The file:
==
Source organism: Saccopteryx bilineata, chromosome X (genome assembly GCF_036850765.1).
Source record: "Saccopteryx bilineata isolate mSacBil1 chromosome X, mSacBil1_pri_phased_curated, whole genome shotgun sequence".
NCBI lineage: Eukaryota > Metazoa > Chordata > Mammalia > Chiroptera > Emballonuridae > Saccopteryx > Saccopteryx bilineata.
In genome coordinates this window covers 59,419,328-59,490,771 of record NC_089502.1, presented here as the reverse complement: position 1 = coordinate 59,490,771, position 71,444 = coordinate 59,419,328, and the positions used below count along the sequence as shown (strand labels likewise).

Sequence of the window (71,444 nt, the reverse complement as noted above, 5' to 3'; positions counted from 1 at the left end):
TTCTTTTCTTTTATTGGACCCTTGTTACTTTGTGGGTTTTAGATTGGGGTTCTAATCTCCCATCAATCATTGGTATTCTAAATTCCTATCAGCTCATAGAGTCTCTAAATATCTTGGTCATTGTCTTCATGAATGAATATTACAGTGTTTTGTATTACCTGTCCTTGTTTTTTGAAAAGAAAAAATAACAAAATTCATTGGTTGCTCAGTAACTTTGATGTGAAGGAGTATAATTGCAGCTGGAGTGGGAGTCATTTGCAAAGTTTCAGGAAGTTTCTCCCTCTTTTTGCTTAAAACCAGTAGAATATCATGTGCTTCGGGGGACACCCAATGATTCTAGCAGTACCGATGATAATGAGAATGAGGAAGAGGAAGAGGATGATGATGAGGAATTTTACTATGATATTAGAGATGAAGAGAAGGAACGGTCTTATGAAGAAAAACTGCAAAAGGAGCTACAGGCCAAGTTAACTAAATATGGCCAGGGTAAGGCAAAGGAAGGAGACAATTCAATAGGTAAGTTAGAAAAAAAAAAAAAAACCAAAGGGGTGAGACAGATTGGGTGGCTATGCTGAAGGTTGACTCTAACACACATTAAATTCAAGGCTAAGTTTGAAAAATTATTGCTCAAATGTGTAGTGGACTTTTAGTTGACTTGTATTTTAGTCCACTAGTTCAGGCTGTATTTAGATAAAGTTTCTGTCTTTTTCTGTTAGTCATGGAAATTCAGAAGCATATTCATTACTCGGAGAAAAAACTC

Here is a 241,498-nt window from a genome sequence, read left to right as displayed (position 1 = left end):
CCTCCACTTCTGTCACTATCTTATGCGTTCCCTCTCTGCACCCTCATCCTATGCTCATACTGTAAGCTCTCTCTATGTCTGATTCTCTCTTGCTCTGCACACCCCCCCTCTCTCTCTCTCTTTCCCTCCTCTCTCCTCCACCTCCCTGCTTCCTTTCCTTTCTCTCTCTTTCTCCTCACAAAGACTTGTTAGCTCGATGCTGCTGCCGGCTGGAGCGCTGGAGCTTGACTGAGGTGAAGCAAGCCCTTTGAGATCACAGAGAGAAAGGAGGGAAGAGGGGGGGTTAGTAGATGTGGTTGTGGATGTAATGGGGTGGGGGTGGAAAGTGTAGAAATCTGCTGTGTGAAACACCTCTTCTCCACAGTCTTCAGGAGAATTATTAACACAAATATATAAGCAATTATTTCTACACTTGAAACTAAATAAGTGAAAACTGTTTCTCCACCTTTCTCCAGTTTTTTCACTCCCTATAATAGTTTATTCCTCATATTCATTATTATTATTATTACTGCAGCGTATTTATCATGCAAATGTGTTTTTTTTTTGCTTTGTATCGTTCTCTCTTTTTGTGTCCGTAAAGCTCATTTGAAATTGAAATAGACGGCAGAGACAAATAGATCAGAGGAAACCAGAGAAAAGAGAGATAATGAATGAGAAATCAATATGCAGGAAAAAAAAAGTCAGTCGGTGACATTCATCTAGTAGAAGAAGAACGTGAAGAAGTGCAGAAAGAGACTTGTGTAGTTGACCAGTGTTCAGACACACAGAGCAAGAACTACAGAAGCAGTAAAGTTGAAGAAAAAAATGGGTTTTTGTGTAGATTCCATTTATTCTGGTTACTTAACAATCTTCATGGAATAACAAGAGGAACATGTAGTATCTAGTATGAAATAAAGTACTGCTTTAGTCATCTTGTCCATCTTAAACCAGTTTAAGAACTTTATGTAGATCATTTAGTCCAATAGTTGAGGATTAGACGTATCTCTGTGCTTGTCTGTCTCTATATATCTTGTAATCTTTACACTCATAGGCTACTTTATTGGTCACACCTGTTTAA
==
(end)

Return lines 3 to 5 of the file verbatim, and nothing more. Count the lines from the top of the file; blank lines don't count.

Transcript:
NCBI lineage: Eukaryota > Metazoa > Chordata > Mammalia > Chiroptera > Emballonuridae > Saccopteryx > Saccopteryx bilineata.
In genome coordinates this window covers 59,419,328-59,490,771 of record NC_089502.1, presented here as the reverse complement: position 1 = coordinate 59,490,771, position 71,444 = coordinate 59,419,328, and the positions used below count along the sequence as shown (strand labels likewise).

Sequence of the window (71,444 nt, the reverse complement as noted above, 5' to 3'; positions counted from 1 at the left end):